Man could set foot on Mars by 2021: UK scientists
UK scientists have designed a concept mission to land astronauts on Mars by 2021 - 12 years before NASA expects to send a manned mission to the Red Planet.
London: UK scientists have designed a concept mission to land astronauts on Mars by 2021 - 12 years before NASA expects to send a manned mission to the Red Planet.
The plan envisages a three-person crew journeying to Mars aboard a small two-part craft.
NASA says they will get on Mars at the earliest by 2033, but scientists at Imperial College, London have come up with a mission that could land on the planet eight years.
According to Professor Tom Pike, the leader of the London team, the trip would be the next major step for mankind in space and create a Neil Armstrong and Buzz Aldrin for the 21st Century.
"We have now come up with a mission concept that uses both robots and humans to get us to Mars and back. The robots will be sent to the northern plains of Mars, with a rocket to get back to Earth but without fuel," Pike wrote in an article for `The Sun`.
"Sending the tanks empty saves a huge amount of mass on launch. Instead, the robots will dig up ice on Mars. Once the ice is melted, we can use solar electricity to produce hydrogen and oxygen to fill the fuel tanks. Better still, combining hydrogen with the atmosphere can make powerful methane," Pike wrote in the article.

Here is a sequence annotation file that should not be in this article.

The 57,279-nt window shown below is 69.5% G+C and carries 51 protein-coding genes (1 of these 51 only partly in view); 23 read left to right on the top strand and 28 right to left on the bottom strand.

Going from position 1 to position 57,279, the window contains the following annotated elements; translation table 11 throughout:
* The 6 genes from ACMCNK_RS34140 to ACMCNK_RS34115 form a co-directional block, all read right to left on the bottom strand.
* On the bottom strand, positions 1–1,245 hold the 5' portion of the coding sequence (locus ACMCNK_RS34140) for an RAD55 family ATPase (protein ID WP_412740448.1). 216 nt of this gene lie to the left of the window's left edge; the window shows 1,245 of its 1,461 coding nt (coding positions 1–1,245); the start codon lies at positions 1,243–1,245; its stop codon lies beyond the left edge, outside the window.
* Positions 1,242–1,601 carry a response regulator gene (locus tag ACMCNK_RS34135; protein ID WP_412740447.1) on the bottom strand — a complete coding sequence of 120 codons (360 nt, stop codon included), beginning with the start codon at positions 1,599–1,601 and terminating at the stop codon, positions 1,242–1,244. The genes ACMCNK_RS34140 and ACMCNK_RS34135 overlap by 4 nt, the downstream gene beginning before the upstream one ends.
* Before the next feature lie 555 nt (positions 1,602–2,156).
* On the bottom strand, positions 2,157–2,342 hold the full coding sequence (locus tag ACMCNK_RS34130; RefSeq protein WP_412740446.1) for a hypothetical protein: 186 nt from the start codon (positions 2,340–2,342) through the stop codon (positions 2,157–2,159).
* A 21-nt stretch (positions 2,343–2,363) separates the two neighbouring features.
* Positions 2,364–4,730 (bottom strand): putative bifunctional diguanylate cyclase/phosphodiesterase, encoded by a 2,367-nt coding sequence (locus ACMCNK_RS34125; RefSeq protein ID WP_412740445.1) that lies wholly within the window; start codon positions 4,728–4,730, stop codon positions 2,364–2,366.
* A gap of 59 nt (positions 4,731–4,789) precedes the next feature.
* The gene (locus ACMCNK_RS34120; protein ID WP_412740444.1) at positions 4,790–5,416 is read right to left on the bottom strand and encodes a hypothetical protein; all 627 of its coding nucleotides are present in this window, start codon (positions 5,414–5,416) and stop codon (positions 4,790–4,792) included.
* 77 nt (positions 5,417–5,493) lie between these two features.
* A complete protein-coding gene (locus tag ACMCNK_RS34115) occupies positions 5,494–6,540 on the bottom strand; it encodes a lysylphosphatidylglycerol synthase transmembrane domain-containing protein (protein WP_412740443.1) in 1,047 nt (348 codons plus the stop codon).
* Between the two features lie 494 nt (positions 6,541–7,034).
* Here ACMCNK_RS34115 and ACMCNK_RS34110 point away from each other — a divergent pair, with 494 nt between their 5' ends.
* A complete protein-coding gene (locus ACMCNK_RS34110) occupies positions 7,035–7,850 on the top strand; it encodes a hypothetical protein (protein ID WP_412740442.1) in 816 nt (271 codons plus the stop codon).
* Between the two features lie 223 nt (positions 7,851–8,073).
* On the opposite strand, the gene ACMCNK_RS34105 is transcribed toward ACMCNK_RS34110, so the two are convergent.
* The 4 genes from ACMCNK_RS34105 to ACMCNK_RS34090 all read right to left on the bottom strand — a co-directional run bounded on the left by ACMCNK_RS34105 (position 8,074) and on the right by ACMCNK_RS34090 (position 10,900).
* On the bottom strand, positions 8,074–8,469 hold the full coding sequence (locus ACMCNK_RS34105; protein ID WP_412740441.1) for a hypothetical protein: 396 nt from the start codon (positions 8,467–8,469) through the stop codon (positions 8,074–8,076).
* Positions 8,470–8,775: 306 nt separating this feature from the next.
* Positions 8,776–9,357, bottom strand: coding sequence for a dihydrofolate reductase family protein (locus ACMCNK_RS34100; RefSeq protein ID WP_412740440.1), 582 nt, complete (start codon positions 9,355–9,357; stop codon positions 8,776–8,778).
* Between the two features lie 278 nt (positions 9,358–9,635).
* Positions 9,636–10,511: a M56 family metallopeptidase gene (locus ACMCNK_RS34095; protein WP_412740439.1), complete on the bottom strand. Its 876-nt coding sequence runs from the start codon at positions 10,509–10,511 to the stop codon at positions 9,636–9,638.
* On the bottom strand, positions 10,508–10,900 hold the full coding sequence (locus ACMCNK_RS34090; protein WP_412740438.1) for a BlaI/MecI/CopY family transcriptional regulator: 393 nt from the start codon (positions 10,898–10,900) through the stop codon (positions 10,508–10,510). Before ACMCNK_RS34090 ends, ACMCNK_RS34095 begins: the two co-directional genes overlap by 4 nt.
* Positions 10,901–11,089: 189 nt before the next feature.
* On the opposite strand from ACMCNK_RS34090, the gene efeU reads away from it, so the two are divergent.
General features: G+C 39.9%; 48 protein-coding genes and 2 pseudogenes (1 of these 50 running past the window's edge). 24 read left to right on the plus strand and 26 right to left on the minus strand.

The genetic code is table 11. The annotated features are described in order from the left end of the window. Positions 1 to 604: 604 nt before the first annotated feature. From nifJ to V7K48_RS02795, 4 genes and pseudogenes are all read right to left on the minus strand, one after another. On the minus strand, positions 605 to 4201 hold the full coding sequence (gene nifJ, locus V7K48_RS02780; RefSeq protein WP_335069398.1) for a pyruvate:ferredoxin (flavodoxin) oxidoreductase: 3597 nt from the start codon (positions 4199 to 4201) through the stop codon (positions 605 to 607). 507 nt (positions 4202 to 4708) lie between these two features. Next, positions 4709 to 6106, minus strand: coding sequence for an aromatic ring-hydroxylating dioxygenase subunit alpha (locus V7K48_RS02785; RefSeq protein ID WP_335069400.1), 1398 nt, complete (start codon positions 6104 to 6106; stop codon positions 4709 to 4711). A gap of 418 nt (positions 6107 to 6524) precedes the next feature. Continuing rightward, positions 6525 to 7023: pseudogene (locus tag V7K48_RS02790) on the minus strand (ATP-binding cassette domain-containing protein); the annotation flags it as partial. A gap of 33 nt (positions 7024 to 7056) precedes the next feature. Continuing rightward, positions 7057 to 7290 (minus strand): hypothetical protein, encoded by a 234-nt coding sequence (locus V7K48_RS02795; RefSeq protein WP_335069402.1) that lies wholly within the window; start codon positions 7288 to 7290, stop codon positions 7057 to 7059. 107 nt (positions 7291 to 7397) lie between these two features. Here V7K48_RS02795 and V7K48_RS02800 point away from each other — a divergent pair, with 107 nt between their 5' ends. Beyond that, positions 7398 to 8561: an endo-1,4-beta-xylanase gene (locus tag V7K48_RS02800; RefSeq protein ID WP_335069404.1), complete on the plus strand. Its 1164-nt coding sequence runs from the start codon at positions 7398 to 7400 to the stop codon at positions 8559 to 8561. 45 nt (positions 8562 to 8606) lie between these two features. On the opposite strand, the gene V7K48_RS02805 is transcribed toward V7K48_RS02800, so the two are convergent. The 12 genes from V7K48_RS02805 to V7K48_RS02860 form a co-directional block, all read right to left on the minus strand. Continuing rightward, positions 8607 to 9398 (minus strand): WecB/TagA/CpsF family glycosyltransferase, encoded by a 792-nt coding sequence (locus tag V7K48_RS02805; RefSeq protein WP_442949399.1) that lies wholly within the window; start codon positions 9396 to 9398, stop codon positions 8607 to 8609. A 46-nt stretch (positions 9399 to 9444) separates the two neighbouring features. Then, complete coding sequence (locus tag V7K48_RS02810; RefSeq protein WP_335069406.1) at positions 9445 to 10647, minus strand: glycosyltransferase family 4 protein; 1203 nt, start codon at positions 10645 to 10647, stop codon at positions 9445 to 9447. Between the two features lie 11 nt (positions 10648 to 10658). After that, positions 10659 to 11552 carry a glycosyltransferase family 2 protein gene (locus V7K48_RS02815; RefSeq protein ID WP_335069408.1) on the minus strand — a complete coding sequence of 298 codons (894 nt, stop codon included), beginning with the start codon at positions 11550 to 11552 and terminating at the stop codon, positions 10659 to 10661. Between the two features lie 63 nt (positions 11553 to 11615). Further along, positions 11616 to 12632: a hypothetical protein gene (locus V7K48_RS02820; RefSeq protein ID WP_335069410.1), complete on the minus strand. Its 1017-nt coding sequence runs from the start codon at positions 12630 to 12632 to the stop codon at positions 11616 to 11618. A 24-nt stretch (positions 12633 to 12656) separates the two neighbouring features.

According to Pike, a three-person crew will then launch and in the nine months it takes to get from Earth to Mars, without weight from gravity, muscles weaken and bones become brittle - they need artificial gravity.
He said it can be done by splitting the spacecraft into two, tied together by a tether, and spinning the parts around each other.
With the right spin speed, they will be fooled into thinking they feel gravity, he said.
The landing on Mars will be an extreme ride lasting just a few minutes. The landing module will approach Mars at 22530.8kph, said Pike.
He said the atmosphere will reduce the speed to 1126.5kph, then parachutes with rockets will slow the module, landing in the warmest place on Mars, near the equator.
Pike said in order to return, the crew will have to journey about 1600km north via rover from their landing site to the return rocket.